Frost and his wife, Lynn, were looking to escape from L.A. and raise their son, Travis, in a child-friendly environment. Lynn grew up in a small town in Tennessee, so she was primed to embrace Ojai. Frost, a city boy, was more hesitant about settling full-time in such an out-of-the-way place. His ambivalence seems to have colored the first installment of his “Paladin Prophecy” series, which he was writing at the time. The book begins in Ojai, where teenager Will West and his parents recently have settled:
“After only five months here, he liked Ojai more than anywhere they’d ever lived. The small-town atmosphere and country lifestyle felt comfortable and easy, a refuge from the hassles of big-city life.”
But, this being a Mark Frost novel, sinister machinations are stirring beneath the town’s placid surface. Will detects intimations of a “queasy cocktail of impending doom,” which haunts him like “the hangover from a forgotten nightmare.”
Unsurprisingly, the move to Ojai ends badly for the Wests. But that did not deter the Frosts. The turning point came one day during a scouting expedition, when Mark and Lynn were driving around the East End and they passed three teenage girls walking along the road. The girls did not know the Frosts, but they smiled and waved, as people do in a friendly small town. That was enough for Lynn.
“She turned to me and said, ‘We’re moving here,’ in a way I knew better than to argue with,“ Frost says.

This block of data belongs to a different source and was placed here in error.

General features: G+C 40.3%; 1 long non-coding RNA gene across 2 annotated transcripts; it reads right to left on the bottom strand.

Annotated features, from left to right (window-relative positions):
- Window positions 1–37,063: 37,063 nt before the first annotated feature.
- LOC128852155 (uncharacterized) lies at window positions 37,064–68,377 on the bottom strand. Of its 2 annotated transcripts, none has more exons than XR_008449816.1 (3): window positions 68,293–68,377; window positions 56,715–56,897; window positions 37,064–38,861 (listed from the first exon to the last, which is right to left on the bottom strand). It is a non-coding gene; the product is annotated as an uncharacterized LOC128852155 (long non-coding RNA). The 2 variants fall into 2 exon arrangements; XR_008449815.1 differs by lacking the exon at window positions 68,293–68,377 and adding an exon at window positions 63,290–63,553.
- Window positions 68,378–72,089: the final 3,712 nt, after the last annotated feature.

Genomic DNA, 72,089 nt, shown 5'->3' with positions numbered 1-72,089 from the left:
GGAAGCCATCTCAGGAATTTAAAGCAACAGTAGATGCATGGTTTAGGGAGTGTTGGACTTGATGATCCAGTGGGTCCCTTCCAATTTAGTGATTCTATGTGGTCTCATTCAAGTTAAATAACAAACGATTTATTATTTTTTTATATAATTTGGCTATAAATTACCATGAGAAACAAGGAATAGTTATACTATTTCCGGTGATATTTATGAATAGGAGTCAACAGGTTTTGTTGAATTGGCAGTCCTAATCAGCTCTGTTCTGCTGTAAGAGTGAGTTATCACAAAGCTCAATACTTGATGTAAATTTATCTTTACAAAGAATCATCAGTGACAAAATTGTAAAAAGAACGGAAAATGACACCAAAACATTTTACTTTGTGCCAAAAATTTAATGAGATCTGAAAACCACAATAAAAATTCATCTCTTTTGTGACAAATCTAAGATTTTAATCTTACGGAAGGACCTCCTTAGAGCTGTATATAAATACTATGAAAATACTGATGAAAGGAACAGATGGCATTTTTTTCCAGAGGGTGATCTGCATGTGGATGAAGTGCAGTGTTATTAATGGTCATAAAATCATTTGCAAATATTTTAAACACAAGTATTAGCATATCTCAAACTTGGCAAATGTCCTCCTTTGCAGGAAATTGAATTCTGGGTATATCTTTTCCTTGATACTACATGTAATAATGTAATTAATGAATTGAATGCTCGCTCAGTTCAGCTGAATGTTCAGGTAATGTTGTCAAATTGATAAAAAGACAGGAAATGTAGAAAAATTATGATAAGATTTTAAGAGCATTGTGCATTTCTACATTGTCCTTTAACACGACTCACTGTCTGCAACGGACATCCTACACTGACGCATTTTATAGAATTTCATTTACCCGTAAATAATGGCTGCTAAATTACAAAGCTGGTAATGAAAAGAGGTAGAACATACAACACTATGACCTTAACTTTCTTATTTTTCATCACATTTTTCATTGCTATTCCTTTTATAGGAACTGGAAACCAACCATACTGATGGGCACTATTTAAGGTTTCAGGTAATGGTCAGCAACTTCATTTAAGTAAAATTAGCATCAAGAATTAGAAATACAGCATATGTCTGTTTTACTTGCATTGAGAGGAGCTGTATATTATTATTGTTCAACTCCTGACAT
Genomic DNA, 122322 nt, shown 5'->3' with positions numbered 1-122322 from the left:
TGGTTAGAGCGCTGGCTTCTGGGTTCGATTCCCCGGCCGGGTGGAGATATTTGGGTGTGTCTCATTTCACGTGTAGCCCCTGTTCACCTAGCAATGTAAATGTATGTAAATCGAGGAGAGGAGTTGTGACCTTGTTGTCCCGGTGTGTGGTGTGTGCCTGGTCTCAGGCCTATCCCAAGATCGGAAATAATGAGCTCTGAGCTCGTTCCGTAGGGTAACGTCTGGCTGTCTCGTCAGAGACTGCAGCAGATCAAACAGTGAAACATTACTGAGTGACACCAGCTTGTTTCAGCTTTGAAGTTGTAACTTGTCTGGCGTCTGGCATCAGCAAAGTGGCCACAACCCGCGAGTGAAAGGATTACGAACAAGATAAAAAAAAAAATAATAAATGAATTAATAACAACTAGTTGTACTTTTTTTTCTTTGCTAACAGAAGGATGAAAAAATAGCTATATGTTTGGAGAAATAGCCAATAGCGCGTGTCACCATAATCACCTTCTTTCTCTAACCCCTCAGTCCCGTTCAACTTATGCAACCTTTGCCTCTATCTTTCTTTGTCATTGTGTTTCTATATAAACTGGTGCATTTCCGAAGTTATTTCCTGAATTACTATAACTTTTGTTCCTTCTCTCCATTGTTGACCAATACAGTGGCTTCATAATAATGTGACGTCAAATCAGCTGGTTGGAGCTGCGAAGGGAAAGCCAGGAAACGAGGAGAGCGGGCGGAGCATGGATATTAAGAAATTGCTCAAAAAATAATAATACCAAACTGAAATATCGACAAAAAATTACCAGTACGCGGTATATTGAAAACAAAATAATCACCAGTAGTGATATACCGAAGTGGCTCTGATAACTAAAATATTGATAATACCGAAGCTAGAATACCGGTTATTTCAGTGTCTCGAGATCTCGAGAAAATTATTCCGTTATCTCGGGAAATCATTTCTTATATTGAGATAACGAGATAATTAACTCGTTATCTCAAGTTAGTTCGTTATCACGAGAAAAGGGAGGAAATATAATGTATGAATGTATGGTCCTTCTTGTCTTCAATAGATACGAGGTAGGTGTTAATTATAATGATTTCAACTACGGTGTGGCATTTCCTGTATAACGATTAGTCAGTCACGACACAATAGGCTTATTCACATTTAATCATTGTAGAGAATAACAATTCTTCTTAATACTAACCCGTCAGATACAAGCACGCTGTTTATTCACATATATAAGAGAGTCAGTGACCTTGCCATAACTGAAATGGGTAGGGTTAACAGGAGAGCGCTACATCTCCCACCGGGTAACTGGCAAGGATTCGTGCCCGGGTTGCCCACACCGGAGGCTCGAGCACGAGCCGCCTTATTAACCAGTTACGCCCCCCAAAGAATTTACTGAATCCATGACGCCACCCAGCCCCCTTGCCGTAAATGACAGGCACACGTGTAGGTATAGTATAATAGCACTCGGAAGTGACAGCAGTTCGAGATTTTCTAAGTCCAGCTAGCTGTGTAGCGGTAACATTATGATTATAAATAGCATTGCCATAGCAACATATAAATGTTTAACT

Continuing on their drive, they ended up at the end of Thacher Road, where they encountered a sign that was a sign in more ways than one: “Twin Peaks Ranch.”
That did it: “Six months later, we were here.”
Four years later, all three Frosts have taken root. Travis attends the Ojai Valley School, and Mark and Lynn are big supporters of the Ojai Valley Defense Fund.
Ojai reminds Frost of the Southern California he fondly remembers from his childhood during the 1960s, before most of the orange groves were paved over for shopping malls.
The idea behind the Defense Fund is to amass a war chest big enough to deter mining companies and big-city developers, and thus to preserve Ojai as a pristine rural paradise.
“I don’t know of any other town that’s taking these steps to defend itself” from encroachment, Frost says. “It’s the walls of Troy!”
If Frost needed a sign that moving to Ojai had been the right decision, he found one shortly after he settled here, while he was playing a round at the Inn. Arriving at the 13th tee, he encountered a commemorative plaque that he had never noticed before, which highlighted two very familiar names. The plaque informed Frost that when the Inn (then called the Ojai Valley Country Club) first opened in 1924, Harry Vardon and Ted Ray played an exhibition match there. Having already written both a book and a movie featuring these two English golfing legends, Frost now found himself literally following in their footsteps.
“I have this secret theory that all roads lead to Ojai,” he says. “Every time I start down a path, it leads me here.”
He encountered yet another sign in the Summer 2013 issue of The Ojai Quarterly, which featured an article about Thornton Wilder’s time as a student at The Thacher School. Wilder is one of Frost’s favorite writers, and “Our Town” is his favorite play, so he was fascinated to read that Ojai — or Nordhoff, as it was then known — may have been the original model for Grover’s Corners, the small town where Wilder set the play.
Whether it’s Wilder or Krishnamurti, or Vardon and Ray, or even Steve Austin of “The Six Million Dollar Man,” Frost keeps turning up Ojai connections that long preceded his arrival here as a full-timer.